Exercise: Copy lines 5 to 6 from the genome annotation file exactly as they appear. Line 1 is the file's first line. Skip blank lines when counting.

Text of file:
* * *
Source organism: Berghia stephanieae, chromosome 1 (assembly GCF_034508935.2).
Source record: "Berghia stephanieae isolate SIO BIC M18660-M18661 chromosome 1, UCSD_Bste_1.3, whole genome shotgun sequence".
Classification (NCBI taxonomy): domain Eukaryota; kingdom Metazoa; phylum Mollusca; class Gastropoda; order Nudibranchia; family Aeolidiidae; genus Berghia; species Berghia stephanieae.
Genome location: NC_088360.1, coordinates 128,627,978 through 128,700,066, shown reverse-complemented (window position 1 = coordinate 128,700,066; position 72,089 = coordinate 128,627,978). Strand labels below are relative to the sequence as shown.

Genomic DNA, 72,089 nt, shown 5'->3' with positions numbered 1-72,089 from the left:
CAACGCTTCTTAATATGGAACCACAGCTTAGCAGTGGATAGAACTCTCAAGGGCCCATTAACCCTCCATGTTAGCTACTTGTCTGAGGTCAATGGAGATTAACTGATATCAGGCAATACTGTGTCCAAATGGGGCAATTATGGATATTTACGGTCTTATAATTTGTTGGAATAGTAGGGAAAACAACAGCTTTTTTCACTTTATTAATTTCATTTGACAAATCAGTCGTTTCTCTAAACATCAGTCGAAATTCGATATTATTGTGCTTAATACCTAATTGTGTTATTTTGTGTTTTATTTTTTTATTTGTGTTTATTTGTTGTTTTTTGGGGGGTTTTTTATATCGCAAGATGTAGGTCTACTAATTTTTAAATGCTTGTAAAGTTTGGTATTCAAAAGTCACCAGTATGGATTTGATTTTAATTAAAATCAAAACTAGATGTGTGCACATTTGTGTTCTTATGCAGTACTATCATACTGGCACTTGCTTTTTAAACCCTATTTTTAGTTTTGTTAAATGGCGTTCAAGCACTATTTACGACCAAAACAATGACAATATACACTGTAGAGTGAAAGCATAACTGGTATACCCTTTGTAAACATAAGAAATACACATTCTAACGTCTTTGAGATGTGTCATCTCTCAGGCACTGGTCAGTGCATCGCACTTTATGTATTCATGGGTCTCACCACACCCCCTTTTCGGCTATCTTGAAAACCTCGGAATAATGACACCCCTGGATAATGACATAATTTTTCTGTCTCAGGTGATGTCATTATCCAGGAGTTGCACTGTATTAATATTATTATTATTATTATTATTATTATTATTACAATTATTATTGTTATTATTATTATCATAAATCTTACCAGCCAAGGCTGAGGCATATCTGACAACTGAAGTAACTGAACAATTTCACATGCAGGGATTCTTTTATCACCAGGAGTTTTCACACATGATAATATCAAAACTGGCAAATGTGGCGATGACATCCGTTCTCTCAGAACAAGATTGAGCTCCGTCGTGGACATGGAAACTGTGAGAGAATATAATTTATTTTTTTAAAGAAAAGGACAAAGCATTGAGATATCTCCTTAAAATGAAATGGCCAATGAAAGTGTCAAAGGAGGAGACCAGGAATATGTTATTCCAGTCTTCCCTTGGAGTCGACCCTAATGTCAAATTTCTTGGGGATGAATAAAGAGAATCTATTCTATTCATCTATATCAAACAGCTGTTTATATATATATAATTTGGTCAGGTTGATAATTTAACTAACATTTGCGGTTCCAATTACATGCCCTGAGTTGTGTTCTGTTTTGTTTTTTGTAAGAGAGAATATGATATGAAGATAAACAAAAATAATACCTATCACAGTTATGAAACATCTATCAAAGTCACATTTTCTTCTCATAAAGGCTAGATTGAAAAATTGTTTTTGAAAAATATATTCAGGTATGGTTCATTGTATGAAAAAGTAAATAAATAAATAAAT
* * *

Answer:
Genomic DNA, 72,089 nt, shown 5'->3' with positions numbered 1-72,089 from the left:
CAACGCTTCTTAATATGGAACCACAGCTTAGCAGTGGATAGAACTCTCAAGGGCCCATTAACCCTCCATGTTAGCTACTTGTCTGAGGTCAATGGAGATTAACTGATATCAGGCAATACTGTGTCCAAATGGGGCAATTATGGATATTTACGGTCTTATAATTTGTTGGAATAGTAGGGAAAACAACAGCTTTTTTCACTTTATTAATTTCATTTGACAAATCAGTCGTTTCTCTAAACATCAGTCGAAATTCGATATTATTGTGCTTAATACCTAATTGTGTTATTTTGTGTTTTATTTTTTTATTTGTGTTTATTTGTTGTTTTTTGGGGGGTTTTTTATATCGCAAGATGTAGGTCTACTAATTTTTAAATGCTTGTAAAGTTTGGTATTCAAAAGTCACCAGTATGGATTTGATTTTAATTAAAATCAAAACTAGATGTGTGCACATTTGTGTTCTTATGCAGTACTATCATACTGGCACTTGCTTTTTAAACCCTATTTTTAGTTTTGTTAAATGGCGTTCAAGCACTATTTACGACCAAAACAATGACAATATACACTGTAGAGTGAAAGCATAACTGGTATACCCTTTGTAAACATAAGAAATACACATTCTAACGTCTTTGAGATGTGTCATCTCTCAGGCACTGGTCAGTGCATCGCACTTTATGTATTCATGGGTCTCACCACACCCCCTTTTCGGCTATCTTGAAAACCTCGGAATAATGACACCCCTGGATAATGACATAATTTTTCTGTCTCAGGTGATGTCATTATCCAGGAGTTGCACTGTATTAATATTATTATTATTATTATTATTATTATTATTACAATTATTATTGTTATTATTATTATCATAAATCTTACCAGCCAAGGCTGAGGCATATCTGACAACTGAAGTAACTGAACAATTTCACATGCAGGGATTCTTTTATCACCAGGAGTTTTCACACATGATAATATCAAAACTGGCAAATGTGGCGATGACATCCGTTCTCTCAGAACAAGATTGAGCTCCGTCGTGGACATGGAAACTGTGAGAGAATATAATTTATTTTTTTAAAGAAAAGGACAAAGCATTGAGATATCTCCTTAAAATGAAATGGCCAATGAAAGTGTCAAAGGAGGAGACCAGGAATATGTTATTCCAGTCTTCCCTTGGAGTCGACCCTAATGTCAAATTTCTTGGGGATGAATAAAGAGAATCTATTCTATTCATCTATATCAAACAGCTGTTTATATATATATAATTTGGTCAGGTTGATAATTTAACTAACATTTGCGGTTCCAATTACATGCCCTGAGTTGTGTTCTGTTTTGTTTTTTGTAAGAGAGAATATGATATGAAGATAAACAAAAATAATACCTATCACAGTTATGAAACATCTATCAAAGTCACATTTTCTTCTCATAAAGGCTAGATTGAAAAATTGTTTTTGAAAAATATATTCAGGTATGGTTCATTGTATGAAAAAGTAAATAAATAAATAAAT